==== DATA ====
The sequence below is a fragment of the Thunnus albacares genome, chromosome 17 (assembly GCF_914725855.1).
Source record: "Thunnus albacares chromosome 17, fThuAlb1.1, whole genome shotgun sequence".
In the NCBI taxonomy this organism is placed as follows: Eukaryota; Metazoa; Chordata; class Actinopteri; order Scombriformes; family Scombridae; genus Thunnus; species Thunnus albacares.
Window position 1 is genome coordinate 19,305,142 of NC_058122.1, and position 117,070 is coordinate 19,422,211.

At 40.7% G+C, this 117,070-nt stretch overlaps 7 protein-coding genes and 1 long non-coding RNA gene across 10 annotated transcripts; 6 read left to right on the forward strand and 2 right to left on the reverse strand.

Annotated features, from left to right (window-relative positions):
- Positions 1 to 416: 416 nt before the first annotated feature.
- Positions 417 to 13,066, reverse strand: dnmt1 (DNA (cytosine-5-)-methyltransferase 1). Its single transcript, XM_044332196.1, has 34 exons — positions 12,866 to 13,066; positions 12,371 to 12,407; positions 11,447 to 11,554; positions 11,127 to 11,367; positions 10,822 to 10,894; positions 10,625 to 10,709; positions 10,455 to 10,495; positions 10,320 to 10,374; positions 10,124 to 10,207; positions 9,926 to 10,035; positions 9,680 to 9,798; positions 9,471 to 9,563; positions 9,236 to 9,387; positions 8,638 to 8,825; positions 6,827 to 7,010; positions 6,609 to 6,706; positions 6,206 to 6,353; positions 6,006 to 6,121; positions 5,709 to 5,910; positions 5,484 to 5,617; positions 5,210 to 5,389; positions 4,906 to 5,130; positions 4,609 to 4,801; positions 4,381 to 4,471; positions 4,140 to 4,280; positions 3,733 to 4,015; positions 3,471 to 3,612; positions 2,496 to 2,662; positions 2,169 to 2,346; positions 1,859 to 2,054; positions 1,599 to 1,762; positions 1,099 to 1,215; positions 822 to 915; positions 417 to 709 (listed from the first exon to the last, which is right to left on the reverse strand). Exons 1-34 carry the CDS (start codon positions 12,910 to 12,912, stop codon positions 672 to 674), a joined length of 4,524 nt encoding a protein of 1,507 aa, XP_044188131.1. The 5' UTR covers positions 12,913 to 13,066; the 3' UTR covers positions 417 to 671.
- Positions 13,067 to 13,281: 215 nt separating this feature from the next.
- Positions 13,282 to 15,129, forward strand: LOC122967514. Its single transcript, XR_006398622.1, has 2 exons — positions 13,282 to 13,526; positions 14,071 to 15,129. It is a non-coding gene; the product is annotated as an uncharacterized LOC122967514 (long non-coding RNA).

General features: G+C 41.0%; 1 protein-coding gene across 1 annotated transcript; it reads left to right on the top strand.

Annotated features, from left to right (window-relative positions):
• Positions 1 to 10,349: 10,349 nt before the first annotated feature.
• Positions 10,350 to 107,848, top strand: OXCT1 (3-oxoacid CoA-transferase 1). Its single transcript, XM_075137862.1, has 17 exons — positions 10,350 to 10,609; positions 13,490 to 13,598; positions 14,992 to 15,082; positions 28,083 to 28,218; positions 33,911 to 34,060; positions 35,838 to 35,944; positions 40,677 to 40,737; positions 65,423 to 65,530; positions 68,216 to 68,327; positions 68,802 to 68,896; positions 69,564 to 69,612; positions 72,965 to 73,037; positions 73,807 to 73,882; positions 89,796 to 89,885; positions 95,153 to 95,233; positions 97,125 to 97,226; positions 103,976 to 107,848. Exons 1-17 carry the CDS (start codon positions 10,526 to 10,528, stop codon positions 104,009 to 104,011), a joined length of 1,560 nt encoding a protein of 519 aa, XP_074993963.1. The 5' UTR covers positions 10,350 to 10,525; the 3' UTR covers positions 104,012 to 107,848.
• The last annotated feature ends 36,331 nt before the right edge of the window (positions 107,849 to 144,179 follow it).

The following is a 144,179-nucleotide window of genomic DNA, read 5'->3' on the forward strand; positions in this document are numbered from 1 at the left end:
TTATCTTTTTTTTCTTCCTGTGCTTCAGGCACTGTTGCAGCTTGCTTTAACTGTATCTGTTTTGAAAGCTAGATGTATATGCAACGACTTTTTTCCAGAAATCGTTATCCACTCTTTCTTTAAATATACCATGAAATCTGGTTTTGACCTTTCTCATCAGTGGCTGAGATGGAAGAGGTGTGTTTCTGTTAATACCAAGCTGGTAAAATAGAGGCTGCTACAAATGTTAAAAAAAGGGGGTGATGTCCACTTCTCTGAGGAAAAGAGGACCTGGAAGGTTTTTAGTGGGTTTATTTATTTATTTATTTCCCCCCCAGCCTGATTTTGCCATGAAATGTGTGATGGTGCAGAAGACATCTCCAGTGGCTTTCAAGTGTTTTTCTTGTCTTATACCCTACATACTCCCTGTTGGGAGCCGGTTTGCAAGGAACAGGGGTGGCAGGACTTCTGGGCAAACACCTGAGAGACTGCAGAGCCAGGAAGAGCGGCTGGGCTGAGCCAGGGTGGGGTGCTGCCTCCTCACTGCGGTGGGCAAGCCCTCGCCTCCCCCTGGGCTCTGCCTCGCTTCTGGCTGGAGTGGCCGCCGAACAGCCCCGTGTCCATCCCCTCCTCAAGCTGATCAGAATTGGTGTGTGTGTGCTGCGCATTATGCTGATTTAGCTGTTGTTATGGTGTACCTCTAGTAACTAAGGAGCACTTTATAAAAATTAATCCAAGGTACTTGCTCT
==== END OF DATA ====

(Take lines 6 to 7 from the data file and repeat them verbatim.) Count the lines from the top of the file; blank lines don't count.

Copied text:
Annotated features, from left to right (window-relative positions):
- Positions 1 to 416: 416 nt before the first annotated feature.